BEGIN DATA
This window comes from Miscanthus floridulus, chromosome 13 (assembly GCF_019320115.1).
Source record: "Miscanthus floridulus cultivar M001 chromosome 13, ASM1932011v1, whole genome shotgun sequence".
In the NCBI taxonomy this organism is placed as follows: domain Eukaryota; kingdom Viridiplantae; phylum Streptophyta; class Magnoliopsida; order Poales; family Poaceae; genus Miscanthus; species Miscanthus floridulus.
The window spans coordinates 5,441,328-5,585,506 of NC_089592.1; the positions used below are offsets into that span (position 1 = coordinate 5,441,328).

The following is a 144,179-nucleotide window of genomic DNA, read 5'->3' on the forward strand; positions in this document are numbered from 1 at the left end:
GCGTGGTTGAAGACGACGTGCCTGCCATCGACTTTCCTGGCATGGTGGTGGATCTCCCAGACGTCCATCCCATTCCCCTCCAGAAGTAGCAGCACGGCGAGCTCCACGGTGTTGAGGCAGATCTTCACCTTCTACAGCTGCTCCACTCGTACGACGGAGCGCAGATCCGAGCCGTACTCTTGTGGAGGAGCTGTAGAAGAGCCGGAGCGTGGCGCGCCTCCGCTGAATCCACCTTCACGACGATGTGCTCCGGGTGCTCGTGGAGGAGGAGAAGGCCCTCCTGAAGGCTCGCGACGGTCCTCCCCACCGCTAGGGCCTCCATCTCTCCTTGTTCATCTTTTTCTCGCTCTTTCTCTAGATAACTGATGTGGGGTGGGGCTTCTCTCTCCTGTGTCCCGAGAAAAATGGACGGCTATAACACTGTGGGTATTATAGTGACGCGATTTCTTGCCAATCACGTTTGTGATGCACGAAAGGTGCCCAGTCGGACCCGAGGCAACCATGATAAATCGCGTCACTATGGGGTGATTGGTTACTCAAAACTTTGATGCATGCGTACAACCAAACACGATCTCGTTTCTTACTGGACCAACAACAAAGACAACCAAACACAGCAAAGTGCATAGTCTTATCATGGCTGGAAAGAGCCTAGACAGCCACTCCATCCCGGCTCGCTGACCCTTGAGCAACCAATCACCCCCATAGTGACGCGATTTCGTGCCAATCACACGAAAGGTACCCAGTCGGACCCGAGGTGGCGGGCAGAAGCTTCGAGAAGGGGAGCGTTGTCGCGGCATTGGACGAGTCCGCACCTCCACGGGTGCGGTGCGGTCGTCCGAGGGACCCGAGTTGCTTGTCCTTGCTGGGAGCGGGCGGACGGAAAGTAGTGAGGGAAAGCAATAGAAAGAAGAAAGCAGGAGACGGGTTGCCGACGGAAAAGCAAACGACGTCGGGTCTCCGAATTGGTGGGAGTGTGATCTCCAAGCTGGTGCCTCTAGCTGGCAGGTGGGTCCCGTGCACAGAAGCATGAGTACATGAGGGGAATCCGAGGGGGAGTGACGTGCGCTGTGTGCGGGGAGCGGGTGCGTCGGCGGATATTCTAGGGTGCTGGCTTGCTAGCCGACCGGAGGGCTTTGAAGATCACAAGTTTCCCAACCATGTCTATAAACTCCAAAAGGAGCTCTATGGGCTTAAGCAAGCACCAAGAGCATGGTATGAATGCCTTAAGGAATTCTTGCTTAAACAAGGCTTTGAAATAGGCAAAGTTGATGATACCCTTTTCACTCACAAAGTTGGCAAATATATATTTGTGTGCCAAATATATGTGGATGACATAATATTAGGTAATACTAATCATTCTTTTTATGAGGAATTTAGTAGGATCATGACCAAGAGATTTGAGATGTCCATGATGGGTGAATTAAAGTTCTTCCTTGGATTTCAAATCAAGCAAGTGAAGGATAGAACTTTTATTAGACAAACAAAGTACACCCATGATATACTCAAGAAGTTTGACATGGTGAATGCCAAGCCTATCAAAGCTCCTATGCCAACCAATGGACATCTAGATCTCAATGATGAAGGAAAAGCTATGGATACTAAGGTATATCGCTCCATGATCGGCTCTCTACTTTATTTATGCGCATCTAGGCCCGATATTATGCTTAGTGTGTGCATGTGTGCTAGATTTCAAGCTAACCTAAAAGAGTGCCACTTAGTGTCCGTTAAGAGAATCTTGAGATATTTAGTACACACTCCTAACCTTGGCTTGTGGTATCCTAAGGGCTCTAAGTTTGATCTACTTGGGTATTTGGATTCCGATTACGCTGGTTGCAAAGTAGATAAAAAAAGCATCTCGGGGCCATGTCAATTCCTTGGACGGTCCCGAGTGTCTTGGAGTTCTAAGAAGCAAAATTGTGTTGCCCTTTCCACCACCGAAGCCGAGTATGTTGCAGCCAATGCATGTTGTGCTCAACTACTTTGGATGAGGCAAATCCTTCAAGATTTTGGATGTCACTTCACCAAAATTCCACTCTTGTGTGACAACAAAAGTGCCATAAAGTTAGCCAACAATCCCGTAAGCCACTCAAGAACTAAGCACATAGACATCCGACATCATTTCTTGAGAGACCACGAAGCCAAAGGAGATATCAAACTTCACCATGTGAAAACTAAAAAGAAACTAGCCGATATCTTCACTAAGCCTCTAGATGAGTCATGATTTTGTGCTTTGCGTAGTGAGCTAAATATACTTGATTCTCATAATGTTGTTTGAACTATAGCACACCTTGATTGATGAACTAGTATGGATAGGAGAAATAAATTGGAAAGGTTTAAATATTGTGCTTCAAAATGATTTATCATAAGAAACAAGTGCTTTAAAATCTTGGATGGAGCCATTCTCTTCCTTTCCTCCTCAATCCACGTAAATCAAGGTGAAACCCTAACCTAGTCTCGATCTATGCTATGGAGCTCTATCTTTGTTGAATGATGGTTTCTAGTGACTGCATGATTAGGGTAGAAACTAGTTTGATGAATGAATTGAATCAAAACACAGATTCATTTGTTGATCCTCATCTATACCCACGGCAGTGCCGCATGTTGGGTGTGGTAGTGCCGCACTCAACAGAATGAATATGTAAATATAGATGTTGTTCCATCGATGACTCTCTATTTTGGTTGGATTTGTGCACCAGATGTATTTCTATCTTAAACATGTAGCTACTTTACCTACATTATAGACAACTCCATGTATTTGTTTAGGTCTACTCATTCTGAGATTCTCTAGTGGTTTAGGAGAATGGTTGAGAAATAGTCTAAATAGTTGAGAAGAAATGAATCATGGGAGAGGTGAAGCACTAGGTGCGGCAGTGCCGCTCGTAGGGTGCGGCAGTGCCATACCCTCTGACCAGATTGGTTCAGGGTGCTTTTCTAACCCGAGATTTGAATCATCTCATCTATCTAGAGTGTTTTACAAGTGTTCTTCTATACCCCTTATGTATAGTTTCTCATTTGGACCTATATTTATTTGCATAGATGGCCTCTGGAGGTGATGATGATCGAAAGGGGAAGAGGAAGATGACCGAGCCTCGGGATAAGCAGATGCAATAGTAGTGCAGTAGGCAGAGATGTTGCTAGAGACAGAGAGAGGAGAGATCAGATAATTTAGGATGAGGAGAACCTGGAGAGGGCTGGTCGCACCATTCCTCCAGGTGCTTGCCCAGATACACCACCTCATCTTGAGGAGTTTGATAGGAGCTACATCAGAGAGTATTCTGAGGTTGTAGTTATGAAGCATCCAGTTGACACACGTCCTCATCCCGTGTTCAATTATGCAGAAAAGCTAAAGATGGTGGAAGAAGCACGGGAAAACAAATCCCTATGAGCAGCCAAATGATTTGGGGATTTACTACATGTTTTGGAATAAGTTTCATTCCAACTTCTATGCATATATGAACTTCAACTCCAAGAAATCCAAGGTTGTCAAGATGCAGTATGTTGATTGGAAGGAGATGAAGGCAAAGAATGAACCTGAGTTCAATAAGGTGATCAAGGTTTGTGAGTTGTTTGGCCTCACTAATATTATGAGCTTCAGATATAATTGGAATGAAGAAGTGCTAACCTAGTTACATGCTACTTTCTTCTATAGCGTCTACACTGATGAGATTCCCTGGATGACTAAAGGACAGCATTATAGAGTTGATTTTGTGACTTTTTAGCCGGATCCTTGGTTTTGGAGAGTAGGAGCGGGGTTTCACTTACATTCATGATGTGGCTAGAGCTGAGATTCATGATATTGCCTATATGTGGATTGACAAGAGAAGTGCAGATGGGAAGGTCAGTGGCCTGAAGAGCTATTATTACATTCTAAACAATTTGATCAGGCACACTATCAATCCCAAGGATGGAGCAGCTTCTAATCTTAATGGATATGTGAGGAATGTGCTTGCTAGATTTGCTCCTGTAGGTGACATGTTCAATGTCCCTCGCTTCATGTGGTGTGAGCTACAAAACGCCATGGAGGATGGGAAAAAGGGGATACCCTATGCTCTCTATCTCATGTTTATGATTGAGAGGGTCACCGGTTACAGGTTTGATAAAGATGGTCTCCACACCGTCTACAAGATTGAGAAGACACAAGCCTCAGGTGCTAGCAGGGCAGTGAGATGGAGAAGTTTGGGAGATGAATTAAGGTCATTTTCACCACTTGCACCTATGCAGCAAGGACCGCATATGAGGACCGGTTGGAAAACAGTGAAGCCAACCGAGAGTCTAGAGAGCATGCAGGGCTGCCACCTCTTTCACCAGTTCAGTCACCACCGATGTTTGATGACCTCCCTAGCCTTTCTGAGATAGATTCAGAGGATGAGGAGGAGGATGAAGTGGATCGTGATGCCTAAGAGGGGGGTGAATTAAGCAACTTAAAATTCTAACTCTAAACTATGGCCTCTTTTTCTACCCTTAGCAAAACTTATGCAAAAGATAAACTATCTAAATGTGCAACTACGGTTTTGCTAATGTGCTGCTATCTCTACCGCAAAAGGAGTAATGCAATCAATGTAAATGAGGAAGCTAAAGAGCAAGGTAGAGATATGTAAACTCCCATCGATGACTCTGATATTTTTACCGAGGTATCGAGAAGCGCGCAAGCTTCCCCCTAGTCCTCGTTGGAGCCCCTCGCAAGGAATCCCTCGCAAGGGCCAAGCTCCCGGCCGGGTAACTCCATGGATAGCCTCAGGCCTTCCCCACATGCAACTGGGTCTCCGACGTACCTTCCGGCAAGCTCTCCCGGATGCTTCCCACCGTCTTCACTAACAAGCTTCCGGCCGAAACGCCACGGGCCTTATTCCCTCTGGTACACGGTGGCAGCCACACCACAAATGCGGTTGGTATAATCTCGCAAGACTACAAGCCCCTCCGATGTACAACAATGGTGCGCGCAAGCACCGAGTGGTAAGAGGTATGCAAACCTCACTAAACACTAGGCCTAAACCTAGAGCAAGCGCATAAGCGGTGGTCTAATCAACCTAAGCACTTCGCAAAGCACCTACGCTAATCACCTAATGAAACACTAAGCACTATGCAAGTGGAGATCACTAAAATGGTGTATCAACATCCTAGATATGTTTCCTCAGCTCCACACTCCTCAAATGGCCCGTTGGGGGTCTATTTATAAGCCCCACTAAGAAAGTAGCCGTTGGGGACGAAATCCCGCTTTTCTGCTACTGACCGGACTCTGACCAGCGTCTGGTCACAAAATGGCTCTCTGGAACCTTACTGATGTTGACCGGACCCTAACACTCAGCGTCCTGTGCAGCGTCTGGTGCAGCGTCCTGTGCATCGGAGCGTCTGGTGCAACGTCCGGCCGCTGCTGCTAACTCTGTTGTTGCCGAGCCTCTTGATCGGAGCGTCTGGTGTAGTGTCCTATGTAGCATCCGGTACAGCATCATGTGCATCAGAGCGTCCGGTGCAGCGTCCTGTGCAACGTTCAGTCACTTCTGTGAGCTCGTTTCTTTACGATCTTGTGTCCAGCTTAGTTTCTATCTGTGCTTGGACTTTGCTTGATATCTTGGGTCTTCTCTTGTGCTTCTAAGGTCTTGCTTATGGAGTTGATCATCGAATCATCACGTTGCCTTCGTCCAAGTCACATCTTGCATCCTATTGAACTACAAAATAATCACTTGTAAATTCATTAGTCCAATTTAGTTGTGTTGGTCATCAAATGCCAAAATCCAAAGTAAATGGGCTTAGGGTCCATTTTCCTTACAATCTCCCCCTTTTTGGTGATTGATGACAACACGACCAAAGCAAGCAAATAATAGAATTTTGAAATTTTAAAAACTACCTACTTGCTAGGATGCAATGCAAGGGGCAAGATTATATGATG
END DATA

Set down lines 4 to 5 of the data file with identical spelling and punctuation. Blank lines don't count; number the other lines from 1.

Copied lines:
The window spans coordinates 5,441,328-5,585,506 of NC_089592.1; the positions used below are offsets into that span (position 1 = coordinate 5,441,328).

The following is a 144,179-nucleotide window of genomic DNA, read 5'->3' on the forward strand; positions in this document are numbered from 1 at the left end: